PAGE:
At least two manufacturers in the Nigerian economy, Lafarge Africa Plc and Bua Foods Plc have highlighted the cash crunch and the 2023 general elections as challenges that they faced in their operations in the first quarter of the year
This was disclosed in their first quarter financial reports which were filed with the Nigerian Exchange Limited.
Speaking on the Q1 results, the Managing Director of Bua Foods, Ayodele Abioye, said, “BUA Foods Plc continue to deliver strong performance across key financial metrics despite the business climate headwinds characterised in Q1 by the economic impact of the general elections, high food inflation and shortage of cash in circulation following the currency redesign policy.
“We continue to leverage our unique strategic business model to minimise the impact. We are committed to remain the most profitable business in our sector while creating long term values for our stakeholders as we expand our frontiers.”
Highlighting the challenges faced in the first quarter, Chief Executive Officer of Lafarge Africa, Khaled El Dokani, said, “Q1 2023 was a challenging first quarter due to the economic impact of the general elections and shortage of cash in circulation following the currency redesign policy. These constrained our financial performance. However, we remain focused on delivering sustainable value to all stakeholders as market recovers post-election and through the rest of the year.
“Lafarge Africa remains committed to accelerating green growth in line with our sustainability ambitions and targets.”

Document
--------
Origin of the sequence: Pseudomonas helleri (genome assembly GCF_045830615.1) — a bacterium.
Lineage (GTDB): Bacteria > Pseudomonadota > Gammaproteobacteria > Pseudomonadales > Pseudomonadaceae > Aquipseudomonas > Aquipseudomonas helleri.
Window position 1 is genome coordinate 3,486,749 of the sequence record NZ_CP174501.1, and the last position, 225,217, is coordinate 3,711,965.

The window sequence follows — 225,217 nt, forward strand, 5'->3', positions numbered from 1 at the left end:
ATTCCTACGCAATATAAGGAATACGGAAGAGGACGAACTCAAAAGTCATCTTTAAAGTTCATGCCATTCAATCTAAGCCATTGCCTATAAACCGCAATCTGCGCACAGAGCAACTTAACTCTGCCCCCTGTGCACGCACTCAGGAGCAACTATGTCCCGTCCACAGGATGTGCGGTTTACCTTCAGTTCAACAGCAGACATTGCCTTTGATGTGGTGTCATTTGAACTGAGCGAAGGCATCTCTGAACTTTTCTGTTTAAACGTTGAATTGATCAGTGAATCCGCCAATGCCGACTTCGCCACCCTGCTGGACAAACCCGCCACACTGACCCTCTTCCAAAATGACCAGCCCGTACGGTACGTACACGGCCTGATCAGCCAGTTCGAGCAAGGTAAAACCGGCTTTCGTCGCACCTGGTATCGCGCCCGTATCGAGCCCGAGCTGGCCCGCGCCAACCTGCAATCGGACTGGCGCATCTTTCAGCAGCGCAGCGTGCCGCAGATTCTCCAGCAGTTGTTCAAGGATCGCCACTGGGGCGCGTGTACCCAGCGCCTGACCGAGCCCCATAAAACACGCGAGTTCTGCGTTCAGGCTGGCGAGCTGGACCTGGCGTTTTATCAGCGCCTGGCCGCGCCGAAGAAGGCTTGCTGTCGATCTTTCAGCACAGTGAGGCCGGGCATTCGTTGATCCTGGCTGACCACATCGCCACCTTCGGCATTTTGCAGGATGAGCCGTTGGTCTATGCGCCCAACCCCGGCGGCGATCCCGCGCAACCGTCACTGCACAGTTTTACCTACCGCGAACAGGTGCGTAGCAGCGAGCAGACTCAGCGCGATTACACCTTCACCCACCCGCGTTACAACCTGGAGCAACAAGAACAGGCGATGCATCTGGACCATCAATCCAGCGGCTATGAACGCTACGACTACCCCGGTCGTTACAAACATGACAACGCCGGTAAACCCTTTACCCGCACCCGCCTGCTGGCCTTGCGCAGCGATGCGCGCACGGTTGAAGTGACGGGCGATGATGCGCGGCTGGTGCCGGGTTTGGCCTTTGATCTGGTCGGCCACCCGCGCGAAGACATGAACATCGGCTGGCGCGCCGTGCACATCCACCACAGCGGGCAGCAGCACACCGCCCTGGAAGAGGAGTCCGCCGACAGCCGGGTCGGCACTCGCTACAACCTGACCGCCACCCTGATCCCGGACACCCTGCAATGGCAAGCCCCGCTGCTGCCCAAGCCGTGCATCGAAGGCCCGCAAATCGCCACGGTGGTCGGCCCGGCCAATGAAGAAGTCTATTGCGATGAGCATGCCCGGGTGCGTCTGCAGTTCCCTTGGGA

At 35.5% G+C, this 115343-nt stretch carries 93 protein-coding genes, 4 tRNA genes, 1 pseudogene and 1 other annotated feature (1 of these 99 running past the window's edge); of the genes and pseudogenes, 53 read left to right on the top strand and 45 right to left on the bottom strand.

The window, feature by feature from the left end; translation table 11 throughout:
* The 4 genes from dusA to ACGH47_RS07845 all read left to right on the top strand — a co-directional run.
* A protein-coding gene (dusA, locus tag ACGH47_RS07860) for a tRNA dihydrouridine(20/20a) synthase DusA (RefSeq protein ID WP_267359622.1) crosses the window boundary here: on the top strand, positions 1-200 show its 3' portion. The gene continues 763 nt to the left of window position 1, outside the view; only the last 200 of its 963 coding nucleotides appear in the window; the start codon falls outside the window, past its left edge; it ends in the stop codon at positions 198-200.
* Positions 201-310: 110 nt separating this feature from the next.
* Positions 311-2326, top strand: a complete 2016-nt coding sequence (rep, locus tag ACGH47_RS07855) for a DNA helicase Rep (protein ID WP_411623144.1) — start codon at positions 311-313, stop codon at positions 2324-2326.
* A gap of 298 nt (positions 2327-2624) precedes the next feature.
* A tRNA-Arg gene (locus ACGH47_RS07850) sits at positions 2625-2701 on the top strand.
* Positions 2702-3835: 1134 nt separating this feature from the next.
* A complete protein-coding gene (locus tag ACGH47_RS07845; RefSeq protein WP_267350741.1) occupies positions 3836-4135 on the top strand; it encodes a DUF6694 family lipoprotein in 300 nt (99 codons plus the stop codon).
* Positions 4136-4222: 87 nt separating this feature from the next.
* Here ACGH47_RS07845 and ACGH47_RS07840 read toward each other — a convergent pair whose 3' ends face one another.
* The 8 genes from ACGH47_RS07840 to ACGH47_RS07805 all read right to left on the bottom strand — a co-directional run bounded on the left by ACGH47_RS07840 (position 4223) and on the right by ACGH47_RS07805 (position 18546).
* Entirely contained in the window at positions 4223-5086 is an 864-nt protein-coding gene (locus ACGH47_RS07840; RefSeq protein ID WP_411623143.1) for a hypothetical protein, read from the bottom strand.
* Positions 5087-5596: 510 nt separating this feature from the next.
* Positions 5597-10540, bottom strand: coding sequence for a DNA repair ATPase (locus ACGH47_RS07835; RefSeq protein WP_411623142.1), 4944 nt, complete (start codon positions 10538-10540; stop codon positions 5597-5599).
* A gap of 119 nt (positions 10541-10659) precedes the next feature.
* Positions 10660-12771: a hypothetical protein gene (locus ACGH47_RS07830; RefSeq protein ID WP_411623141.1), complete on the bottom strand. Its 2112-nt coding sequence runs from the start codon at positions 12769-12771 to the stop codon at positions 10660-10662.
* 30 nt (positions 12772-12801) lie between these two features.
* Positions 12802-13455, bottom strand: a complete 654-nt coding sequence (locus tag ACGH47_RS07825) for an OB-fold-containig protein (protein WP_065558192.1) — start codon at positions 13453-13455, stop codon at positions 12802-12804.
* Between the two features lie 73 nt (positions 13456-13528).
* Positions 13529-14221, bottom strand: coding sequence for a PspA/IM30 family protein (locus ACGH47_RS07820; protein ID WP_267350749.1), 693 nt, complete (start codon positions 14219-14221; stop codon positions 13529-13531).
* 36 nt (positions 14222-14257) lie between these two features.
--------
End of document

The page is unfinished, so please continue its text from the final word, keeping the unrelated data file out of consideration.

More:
Despite the headwinds, in the first quarter, Bua Foods’ revenue rose by 26 per cent to N144.3bn. Its profit after tax appreciated by 77.1 per cent to N40.5bn for the first quarter 2023.
All other performance indicators were sustained at double digits growth even as earnings per share increased by 77 per cent relative to same quarter in 2022.
It also recorded an increase in the cost of sales (+41.9 per cent) to N87.6bn in Q1, 2023 (Q1 2022: N61.7bn) driven by an increase in raw materials cost and energy cost. The high input cost environment and further devaluation of the naira against the US dollar weighed heavily on prices for raw materials. This resulted in higher cost of production.
At cement manufacturer, Lafarge Africa, net sales went up by 1.3 per cent to N91.82bn from the previous financial period of N90.60bn. The firm said that profit before tax went up by 4.7 per cent as the general elections impacted growth in the period, resulting in N22.48bn against N21.46bn in the first quarter of 2022.
However, the profit after tax dropped by 14.9 per cent to N14.93bn from N17.55bn in the same period in 2022.